Canada confirms new case of mad cow disease
By David Ljunggren
OTTAWA (Reuters) - Canada confirmed a new case of mad cow disease on Tuesday, the 12th since 2003, and said the animal in question was a six-year-old dairy cow from Alberta that had most probably eaten infected feed.
The Canadian Food Inspection Agency, which vows to eradicate bovine spongiform encephalopathy (BSE) within a decade, has consistently said it expects to find a few cases of the disease.
The CFIA said no part of the animal had entered the human or animal food supply.
The cow was born after Canada and the United States introduced a ban in 1997 on cattle feed that contained ingredients made from rendered cattle and other ruminants. At least four other cases have involved animals born after 1997.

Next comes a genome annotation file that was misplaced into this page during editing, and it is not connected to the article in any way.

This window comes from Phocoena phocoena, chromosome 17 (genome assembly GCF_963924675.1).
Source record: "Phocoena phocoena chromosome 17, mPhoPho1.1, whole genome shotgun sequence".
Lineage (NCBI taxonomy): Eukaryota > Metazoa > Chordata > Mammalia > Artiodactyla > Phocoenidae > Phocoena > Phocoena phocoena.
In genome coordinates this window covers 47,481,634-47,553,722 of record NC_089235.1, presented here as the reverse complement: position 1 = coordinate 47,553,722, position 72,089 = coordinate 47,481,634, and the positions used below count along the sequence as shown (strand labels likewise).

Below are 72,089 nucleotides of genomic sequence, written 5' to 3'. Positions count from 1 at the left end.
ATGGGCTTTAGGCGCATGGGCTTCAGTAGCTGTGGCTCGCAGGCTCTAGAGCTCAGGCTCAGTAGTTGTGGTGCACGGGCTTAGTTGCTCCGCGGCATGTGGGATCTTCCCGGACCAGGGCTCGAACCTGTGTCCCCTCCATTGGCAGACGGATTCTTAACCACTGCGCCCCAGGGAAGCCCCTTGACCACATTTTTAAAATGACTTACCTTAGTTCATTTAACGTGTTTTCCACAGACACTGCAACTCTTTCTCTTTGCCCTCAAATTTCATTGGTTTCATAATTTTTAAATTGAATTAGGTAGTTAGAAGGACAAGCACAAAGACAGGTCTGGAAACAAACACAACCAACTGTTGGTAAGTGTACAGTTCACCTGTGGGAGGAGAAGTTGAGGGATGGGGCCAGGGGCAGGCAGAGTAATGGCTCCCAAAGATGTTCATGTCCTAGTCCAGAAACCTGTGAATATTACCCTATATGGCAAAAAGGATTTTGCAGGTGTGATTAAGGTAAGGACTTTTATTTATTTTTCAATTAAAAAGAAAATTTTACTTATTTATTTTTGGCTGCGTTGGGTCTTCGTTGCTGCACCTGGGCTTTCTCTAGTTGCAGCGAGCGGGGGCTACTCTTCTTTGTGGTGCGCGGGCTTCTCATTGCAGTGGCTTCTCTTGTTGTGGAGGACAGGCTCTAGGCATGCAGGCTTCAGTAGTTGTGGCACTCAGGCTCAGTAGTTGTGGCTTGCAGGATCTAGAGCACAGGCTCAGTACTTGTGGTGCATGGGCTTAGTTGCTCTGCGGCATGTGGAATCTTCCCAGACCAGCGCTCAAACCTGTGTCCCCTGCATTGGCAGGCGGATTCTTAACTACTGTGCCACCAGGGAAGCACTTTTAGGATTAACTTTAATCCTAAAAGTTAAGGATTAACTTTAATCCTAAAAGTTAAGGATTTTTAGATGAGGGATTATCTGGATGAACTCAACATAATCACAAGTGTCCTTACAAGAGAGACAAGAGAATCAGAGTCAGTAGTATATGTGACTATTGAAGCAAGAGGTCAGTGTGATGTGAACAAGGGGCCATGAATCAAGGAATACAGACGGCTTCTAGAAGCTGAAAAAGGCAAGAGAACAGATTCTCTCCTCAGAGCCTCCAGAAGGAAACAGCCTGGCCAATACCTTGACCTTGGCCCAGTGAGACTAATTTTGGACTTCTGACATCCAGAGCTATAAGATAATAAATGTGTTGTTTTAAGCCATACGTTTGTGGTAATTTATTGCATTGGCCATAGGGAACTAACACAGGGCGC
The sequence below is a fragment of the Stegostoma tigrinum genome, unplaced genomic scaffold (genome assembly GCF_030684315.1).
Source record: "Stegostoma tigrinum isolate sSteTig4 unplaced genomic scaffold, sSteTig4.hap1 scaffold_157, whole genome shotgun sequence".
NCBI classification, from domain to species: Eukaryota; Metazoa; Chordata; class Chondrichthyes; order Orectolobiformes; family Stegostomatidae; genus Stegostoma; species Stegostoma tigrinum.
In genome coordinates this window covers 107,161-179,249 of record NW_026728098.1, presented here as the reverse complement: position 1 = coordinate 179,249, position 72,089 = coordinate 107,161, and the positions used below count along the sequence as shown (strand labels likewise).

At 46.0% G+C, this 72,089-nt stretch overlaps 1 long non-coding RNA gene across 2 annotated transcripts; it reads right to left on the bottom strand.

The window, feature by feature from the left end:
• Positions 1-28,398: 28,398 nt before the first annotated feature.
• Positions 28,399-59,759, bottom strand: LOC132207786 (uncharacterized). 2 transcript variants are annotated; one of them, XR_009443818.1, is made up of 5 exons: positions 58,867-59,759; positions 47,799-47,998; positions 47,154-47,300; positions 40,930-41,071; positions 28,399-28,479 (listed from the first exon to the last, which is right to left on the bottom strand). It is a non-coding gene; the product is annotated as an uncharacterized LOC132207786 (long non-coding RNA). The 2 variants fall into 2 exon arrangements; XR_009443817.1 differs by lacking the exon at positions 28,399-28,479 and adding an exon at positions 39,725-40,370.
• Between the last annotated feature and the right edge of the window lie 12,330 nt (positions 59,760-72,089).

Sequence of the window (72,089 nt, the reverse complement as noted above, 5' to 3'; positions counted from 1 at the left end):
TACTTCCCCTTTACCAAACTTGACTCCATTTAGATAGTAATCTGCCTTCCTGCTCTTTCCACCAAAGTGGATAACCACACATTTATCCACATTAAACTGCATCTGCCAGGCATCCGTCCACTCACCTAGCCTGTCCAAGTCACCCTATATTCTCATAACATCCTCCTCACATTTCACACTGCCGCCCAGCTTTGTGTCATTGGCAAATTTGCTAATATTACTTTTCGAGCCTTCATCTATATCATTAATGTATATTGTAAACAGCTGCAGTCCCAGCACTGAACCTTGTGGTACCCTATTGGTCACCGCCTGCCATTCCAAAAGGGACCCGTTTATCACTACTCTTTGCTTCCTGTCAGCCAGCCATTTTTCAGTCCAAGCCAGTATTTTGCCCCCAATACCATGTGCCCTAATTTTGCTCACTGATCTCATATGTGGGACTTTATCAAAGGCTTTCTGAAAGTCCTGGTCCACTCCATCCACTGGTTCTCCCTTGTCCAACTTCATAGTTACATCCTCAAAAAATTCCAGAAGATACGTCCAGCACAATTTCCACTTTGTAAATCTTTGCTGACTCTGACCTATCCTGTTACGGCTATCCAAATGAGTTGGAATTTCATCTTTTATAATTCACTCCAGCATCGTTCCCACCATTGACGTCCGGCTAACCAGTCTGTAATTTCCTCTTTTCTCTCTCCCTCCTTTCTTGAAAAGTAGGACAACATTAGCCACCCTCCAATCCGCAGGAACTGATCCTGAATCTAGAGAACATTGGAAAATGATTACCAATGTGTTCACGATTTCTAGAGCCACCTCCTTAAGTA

"(This) probably reflects some residual contamination within the feed system," CFIA senior veterinarian George Luterbach told Reuters.
"These events are certainly not necessarily welcome but they're certainly not a surprise."
Many trading partners shut their borders to Canadian cattle and beef products after the first home-grown case in 2003, dealing a massive blow to the industry, and Ottawa has fought hard to restore market confidence.
"In recent years we've really ramped up our targeted surveillance, tested over 200,000 animals ... and it remains confirmed that BSE is a very rare event and not an increasing event in Canada," Luterbach said. Continued...